THE JUDGMENT OF THE DEAD.
stand before Deity "sitting thereon: certain books are then opened; "and the dead are judged out of those things which are written in the book, according to their works" (Rev. xx. 11–15). This judicial throne is what Paul terms in Rom. xiv. 10, and 2 Cor. v. 10, "the judgment seat of Christ"; and in writing to the saints therein, he says we must all appear and stand before it. He includes himself among the appearers, and declares that on that occasion, as Jehovah has sworn in Isa. xlv. 23, "every one of us shall give account of himself to Deity": in order that according to the account rendered) "every one may receive the things through the body (δια του σωματος, according to what he hath done, whether good or evil": according to his works, as they may be adjudged good or evil, by the gospel rule. This rule declares that "whatsoever a man sows that shall he also reap. For he that soweth to his flesh shall of the flesh reap corruption" (Gal. vi. 8). Now sowing to the flesh is for a saint to live after the flesh; and Paul tells them that "if they live after the flesh, they shall die; but if, through the spirit they mortify the deeds of the body, they shall live" (Rom. viii. 13). Now, this reaping corruption of the flesh, and dying, is receiving "through the body," evil. It cannot be evil received in ordinary death; for this evil is common to all mankind, whether righteous or wicked. No; it is evil received through the body which comes out of the grave; and it is evil inflicted after the Righteous Judge has heard the account rendered, and pronounced His disapproval of it. Saints who have thus sowed to the flesh must come forth corruptible and mortal, or they could not reap corruption of the body. But, it is objected, that these are not the righteous. True; but the righteous appear at the same time and place; and for the same purpose: and the good rendered to them through the body is subsequent to the account given. It is understood, that the good to be rendered through the body is incorruptibility and life—a reaping of the spirit, life everlasting. How could this be reaped, consequent upon an account given and approved, if the saint had incorruptibility and life before he appeared at the tribunal, and before any account were rendered? Clearly, then, he appears in body for judgment; and in one that is neither incorruptible nor deathless: but his historical character being approved, the body upon which that character has been flashed, is perfected; and he lives for evermore. It is proved, then, if testimony can prove anything, that the righteous will be brought to judgment; and receive through the body presented the good the Righteous Judge may be pleased to award.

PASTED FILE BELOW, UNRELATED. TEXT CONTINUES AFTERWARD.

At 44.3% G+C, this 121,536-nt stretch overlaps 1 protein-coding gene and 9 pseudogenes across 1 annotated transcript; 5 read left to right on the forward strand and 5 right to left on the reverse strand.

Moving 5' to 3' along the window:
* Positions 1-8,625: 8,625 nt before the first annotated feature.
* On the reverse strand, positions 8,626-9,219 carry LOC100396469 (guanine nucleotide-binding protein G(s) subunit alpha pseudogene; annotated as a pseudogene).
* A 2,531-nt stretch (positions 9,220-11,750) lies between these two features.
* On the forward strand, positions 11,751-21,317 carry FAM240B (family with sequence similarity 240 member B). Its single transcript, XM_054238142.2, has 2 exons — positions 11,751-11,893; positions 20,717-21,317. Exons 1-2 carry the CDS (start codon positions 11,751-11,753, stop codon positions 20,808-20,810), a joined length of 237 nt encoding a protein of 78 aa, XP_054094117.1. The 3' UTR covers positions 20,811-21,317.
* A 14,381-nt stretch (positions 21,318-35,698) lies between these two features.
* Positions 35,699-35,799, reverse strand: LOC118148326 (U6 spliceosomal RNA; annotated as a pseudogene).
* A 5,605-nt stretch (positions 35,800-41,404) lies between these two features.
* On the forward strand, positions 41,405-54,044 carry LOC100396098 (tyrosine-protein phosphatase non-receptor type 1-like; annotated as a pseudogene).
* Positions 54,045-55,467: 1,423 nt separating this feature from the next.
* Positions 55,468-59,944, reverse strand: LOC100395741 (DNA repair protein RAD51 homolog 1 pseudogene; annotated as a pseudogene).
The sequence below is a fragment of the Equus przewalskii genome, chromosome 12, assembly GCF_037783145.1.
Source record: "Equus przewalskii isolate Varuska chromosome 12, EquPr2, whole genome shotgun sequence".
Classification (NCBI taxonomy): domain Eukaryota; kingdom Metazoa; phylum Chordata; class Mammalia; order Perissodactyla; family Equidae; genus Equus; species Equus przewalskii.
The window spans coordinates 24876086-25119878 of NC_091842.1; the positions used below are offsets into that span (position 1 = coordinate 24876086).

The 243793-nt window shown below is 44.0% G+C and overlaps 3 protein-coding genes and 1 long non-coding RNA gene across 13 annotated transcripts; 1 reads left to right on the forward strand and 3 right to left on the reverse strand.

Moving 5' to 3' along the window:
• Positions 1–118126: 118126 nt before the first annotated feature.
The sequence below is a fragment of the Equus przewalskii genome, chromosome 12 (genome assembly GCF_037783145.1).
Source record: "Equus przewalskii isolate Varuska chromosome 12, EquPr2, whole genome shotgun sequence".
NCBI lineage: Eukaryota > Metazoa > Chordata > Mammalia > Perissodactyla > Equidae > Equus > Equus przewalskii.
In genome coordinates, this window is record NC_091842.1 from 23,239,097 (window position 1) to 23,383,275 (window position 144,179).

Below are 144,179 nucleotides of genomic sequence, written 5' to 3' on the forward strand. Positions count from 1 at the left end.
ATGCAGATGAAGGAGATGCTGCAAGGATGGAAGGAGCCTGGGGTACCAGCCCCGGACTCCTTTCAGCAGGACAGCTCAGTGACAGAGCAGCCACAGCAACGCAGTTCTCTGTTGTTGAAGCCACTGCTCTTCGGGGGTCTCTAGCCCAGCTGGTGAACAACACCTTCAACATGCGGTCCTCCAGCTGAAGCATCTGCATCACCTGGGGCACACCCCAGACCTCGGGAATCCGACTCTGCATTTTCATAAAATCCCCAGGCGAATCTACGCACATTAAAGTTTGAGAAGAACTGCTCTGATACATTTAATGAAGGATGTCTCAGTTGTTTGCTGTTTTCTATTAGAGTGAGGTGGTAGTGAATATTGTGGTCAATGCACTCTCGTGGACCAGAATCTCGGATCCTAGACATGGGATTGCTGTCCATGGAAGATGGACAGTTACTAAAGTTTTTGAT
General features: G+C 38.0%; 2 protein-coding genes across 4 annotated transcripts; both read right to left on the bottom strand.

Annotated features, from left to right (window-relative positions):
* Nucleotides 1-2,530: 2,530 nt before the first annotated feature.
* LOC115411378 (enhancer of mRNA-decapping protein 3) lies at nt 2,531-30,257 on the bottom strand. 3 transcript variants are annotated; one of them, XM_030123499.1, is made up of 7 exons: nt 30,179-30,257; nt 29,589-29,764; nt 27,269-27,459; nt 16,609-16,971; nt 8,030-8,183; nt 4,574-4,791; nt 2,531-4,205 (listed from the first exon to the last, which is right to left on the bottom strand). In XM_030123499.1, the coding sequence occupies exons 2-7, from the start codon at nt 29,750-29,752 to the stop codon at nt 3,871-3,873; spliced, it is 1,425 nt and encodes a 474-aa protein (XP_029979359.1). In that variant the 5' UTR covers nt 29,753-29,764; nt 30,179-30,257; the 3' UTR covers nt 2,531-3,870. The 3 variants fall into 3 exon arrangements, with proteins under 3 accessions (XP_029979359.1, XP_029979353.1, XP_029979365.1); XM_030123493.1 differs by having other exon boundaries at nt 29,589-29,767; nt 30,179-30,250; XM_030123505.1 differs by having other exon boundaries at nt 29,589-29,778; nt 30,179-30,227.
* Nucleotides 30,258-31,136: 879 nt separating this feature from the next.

But the righteous are not only gathered to the judgment of the last day; but the judgment of that day begins with them. "The